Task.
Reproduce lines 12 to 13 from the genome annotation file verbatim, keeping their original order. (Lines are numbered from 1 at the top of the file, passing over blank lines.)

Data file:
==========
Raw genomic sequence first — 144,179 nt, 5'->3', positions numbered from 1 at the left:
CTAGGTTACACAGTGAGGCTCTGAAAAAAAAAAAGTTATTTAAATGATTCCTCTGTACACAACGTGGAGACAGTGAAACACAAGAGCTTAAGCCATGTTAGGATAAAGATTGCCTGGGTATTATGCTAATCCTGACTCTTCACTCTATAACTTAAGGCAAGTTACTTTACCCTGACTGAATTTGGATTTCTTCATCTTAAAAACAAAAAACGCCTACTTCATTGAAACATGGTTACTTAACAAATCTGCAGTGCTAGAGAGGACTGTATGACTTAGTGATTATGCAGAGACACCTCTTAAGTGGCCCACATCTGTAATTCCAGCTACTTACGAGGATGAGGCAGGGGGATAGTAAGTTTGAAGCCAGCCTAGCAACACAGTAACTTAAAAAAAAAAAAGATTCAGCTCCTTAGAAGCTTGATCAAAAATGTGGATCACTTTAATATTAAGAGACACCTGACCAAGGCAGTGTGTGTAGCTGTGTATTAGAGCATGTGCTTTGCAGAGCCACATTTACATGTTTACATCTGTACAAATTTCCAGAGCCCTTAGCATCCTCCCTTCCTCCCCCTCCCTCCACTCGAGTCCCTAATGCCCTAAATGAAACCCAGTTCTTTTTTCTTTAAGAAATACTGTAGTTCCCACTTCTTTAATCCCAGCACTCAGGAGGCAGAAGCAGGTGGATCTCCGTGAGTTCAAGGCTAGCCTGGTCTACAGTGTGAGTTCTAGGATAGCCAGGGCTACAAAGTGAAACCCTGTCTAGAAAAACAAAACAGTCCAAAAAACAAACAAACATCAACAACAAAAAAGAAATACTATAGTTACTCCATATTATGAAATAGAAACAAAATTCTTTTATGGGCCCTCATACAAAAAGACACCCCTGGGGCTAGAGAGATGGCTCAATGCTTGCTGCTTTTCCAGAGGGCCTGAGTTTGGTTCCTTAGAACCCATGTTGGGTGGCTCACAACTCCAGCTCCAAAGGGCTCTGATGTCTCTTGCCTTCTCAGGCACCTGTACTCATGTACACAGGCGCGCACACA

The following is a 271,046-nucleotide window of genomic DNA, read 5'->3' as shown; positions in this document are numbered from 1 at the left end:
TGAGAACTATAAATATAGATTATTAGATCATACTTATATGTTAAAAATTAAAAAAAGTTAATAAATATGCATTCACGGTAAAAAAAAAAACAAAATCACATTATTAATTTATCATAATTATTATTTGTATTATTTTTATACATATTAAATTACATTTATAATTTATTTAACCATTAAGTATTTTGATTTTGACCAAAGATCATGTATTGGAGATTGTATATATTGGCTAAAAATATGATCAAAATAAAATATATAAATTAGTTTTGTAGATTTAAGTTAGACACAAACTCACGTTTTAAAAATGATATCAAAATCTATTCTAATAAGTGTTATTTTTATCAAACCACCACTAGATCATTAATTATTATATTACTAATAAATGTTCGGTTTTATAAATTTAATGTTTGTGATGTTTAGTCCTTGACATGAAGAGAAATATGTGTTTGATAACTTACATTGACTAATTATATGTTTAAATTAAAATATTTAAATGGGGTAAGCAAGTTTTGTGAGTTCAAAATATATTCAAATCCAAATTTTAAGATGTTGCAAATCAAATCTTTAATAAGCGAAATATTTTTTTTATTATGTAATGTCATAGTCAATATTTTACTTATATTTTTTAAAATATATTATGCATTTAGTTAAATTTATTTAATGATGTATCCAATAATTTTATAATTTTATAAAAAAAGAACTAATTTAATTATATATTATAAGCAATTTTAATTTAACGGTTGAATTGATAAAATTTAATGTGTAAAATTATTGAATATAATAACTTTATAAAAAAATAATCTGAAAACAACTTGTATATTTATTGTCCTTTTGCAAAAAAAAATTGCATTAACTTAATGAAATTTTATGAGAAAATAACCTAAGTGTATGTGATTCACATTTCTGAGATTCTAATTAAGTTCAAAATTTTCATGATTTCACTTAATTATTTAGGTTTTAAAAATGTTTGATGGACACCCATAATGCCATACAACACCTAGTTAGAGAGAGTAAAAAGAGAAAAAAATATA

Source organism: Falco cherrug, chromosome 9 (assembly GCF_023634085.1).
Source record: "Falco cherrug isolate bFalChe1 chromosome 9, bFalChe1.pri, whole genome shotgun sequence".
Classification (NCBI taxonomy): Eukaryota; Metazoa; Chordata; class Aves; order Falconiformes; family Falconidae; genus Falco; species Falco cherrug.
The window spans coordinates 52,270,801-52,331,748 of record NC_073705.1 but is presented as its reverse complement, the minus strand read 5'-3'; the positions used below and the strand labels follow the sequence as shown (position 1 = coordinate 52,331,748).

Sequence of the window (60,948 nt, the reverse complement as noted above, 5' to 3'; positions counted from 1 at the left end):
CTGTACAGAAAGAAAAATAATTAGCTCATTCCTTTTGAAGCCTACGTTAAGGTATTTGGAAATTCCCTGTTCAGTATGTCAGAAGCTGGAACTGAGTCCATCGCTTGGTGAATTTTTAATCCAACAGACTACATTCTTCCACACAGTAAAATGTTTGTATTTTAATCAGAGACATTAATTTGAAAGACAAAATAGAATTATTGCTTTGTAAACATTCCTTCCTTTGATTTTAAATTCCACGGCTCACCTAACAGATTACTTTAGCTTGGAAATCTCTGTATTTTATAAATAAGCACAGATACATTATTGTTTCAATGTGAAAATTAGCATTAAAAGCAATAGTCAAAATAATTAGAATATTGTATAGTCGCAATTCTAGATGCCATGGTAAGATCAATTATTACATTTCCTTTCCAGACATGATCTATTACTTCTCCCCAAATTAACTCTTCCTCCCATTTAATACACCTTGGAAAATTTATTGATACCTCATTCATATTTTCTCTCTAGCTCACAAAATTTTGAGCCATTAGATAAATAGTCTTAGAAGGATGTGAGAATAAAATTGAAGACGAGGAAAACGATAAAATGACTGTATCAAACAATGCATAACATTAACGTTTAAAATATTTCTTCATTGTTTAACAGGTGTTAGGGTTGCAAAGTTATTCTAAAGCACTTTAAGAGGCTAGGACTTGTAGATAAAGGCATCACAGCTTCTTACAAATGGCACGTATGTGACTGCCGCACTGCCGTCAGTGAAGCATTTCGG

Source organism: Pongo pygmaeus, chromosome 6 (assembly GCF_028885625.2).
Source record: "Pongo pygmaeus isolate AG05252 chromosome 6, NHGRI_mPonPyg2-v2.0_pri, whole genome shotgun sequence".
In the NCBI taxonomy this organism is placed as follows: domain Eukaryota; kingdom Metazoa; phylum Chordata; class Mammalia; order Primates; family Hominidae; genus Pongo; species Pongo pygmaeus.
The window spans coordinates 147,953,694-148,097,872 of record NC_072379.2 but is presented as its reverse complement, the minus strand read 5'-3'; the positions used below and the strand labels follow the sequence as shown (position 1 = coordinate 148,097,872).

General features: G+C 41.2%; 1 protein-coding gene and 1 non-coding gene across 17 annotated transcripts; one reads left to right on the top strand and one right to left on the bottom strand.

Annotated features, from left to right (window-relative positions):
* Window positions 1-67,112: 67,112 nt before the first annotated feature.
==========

Source record: "Pongo pygmaeus isolate AG05252 chromosome 6, NHGRI_mPonPyg2-v2.0_pri, whole genome shotgun sequence".
In the NCBI taxonomy this organism is placed as follows: domain Eukaryota; kingdom Metazoa; phylum Chordata; class Mammalia; order Primates; family Hominidae; genus Pongo; species Pongo pygmaeus.